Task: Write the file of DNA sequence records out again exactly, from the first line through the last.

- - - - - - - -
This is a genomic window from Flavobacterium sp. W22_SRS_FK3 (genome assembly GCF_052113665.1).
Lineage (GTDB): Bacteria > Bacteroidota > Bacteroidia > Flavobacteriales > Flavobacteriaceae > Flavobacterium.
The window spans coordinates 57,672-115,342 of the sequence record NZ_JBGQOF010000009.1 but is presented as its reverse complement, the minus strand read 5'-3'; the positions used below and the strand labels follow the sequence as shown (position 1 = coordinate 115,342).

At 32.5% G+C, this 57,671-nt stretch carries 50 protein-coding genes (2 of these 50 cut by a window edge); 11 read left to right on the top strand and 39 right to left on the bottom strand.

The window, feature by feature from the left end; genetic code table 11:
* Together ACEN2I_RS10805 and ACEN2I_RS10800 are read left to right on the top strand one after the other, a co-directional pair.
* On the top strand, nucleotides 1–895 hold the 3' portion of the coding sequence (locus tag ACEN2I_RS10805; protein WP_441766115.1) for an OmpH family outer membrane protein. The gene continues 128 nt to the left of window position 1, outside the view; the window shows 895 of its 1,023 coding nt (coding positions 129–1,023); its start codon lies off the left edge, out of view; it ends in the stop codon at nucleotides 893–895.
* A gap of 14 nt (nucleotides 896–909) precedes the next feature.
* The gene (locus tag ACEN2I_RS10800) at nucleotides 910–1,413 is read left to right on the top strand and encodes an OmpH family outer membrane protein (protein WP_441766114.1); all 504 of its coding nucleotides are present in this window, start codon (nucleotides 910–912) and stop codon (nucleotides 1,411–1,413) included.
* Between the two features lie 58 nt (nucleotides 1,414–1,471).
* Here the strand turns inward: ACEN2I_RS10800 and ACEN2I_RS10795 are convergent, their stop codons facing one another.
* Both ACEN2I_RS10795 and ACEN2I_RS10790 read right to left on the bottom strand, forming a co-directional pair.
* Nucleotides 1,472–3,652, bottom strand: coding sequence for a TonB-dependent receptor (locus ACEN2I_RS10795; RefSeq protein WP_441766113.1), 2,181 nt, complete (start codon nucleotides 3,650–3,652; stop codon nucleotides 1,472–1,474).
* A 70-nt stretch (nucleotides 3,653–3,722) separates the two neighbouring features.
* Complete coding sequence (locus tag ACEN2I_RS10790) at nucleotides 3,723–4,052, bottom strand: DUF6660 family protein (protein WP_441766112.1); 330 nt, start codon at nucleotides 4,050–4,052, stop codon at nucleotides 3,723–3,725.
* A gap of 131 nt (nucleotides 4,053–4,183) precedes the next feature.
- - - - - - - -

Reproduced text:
This is a genomic window from Flavobacterium sp. W22_SRS_FK3 (genome assembly GCF_052113665.1).
Lineage (GTDB): Bacteria > Bacteroidota > Bacteroidia > Flavobacteriales > Flavobacteriaceae > Flavobacterium.
The window spans coordinates 57,672-115,342 of the sequence record NZ_JBGQOF010000009.1 but is presented as its reverse complement, the minus strand read 5'-3'; the positions used below and the strand labels follow the sequence as shown (position 1 = coordinate 115,342).

At 32.5% G+C, this 57,671-nt stretch carries 50 protein-coding genes (2 of these 50 cut by a window edge); 11 read left to right on the top strand and 39 right to left on the bottom strand.

The window, feature by feature from the left end; genetic code table 11:
* Together ACEN2I_RS10805 and ACEN2I_RS10800 are read left to right on the top strand one after the other, a co-directional pair.
* On the top strand, nucleotides 1–895 hold the 3' portion of the coding sequence (locus tag ACEN2I_RS10805; protein WP_441766115.1) for an OmpH family outer membrane protein. The gene continues 128 nt to the left of window position 1, outside the view; the window shows 895 of its 1,023 coding nt (coding positions 129–1,023); its start codon lies off the left edge, out of view; it ends in the stop codon at nucleotides 893–895.
* A gap of 14 nt (nucleotides 896–909) precedes the next feature.
* The gene (locus tag ACEN2I_RS10800) at nucleotides 910–1,413 is read left to right on the top strand and encodes an OmpH family outer membrane protein (protein WP_441766114.1); all 504 of its coding nucleotides are present in this window, start codon (nucleotides 910–912) and stop codon (nucleotides 1,411–1,413) included.
* Between the two features lie 58 nt (nucleotides 1,414–1,471).
* Here the strand turns inward: ACEN2I_RS10800 and ACEN2I_RS10795 are convergent, their stop codons facing one another.
* Both ACEN2I_RS10795 and ACEN2I_RS10790 read right to left on the bottom strand, forming a co-directional pair.
* Nucleotides 1,472–3,652, bottom strand: coding sequence for a TonB-dependent receptor (locus ACEN2I_RS10795; RefSeq protein WP_441766113.1), 2,181 nt, complete (start codon nucleotides 3,650–3,652; stop codon nucleotides 1,472–1,474).
* A 70-nt stretch (nucleotides 3,653–3,722) separates the two neighbouring features.
* Complete coding sequence (locus tag ACEN2I_RS10790) at nucleotides 3,723–4,052, bottom strand: DUF6660 family protein (protein WP_441766112.1); 330 nt, start codon at nucleotides 4,050–4,052, stop codon at nucleotides 3,723–3,725.
* A gap of 131 nt (nucleotides 4,053–4,183) precedes the next feature.